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Taiwan politicians bash China's death penalty threats

06/22/2024 10:00 PM
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Chinese officials announce the new guidelines during a press conference in Beijing on Friday. CNA photo June 21, 2024
Chinese officials announce the new guidelines during a press conference in Beijing on Friday. CNA photo June 21, 2024

Taipei, June 22 (CNA) Politicians from Taiwan's ruling and opposition parties on Saturday expressed concern over a set of new guidelines in China, which allow a death sentence against people deemed as "diehard" advocates of Taiwan independence.

Speaking with reporters in Taipei, opposition Kuomintang Chairman Eric Chu (朱立倫) said China "has no jurisdiction over the Republic of China" (Taiwan).

He expressed concern over the heightened antagonism between Taipei and Beijing and called on both sides of the Taiwan Strait to "exercise restraint" and "replace confrontation with dialogue."

Chu's comments came a day after Chinese officials unveiled a set of new guidelines that would allow courts in China to try "Taiwan independence separatists" in absentia, according to China's state run Xinhua News Agency.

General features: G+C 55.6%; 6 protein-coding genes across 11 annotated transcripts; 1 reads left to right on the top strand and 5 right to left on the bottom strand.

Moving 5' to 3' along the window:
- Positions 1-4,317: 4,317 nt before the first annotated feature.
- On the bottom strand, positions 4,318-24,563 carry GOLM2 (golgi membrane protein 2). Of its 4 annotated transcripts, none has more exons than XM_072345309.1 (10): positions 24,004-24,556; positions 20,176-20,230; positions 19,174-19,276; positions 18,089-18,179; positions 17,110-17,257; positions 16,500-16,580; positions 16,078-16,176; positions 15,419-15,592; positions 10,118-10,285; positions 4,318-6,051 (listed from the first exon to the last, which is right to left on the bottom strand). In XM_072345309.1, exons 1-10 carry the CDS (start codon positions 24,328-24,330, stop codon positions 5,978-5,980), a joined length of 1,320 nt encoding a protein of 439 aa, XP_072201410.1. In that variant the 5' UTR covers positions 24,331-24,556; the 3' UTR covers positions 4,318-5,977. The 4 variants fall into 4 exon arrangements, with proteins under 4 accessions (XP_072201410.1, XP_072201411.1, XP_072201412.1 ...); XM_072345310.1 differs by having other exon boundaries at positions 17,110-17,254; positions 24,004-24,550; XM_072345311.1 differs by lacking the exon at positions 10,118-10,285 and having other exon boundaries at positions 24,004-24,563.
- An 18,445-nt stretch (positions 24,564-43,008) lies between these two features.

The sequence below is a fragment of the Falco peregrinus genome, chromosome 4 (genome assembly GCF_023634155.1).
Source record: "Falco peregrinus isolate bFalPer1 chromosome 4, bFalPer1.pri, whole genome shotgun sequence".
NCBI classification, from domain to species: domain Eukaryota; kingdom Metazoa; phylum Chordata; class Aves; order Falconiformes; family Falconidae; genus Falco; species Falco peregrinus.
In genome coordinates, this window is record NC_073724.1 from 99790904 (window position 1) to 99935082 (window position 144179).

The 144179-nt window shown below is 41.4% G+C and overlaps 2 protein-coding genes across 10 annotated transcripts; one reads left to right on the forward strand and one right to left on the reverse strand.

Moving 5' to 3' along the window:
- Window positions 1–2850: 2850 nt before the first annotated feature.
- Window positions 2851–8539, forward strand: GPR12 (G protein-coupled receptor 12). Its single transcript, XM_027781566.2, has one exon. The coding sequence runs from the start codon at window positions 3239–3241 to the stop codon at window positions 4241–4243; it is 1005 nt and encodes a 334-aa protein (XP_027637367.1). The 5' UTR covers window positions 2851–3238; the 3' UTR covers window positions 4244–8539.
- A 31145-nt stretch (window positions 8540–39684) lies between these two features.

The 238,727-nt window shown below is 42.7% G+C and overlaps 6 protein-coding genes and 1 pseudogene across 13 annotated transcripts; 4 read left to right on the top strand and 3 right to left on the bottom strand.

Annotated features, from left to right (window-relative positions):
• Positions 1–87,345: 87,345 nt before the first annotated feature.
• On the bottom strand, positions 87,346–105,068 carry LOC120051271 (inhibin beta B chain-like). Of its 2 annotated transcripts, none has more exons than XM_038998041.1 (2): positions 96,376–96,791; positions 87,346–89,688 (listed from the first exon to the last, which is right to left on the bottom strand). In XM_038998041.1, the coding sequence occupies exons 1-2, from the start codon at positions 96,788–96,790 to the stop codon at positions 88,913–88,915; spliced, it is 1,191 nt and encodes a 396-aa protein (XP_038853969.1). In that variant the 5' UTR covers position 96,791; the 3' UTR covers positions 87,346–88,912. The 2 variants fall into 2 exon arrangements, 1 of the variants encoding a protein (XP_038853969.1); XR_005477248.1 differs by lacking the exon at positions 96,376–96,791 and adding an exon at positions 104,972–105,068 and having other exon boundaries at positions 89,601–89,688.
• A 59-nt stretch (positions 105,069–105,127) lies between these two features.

KMT Chairman Eric Chu. CNA photo June 22, 2024
KMT Chairman Eric Chu. CNA photo June 22, 2024

"Diehard" advocates of Taiwan independence who are convicted of inciting secession or committing other "serious crimes" may be sentenced to death, according to the new judicial guidelines, Xinhua reported Saturday.

The guidelines, which detail "the criminal nature of 'Taiwan independence' separatist acts, their criminal liabilities, and the procedure to impose penalties," can be regarded as "a refinement and supplement" to China's 2005 Anti-Secession Law, the Xinhua report said.

On Saturday, Celina Wu (吳怡萱), spokeswoman for the Taiwan People's Party, said the introduction of the new guidelines was an act of "intimidation."

The actions described in the guidelines would only exacerbate the antagonism between the people on the two sides of the Taiwan Strait and impede bilateral exchanges, Wu said.

Meanwhile, Kaohsiung Mayor Chen Chi-mai (陳其邁) of the ruling Democratic Progressive Party said China cannot exercise jurisdiction over Taiwan.

The Taiwanese people are protected by Taiwan's constitutional and democratic system, he said.

Beijing "lacks understanding" of Taiwan, where the people have freedom of expression and can freely voice support for either Taiwan independence or unification with China, Chen added.

(By Teng Pei-ju)

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Kaohsiung Mayor Chen Chi-mai (second right). CNA photo June 22, 2024
Kaohsiung Mayor Chen Chi-mai (second right). CNA photo June 22, 2024
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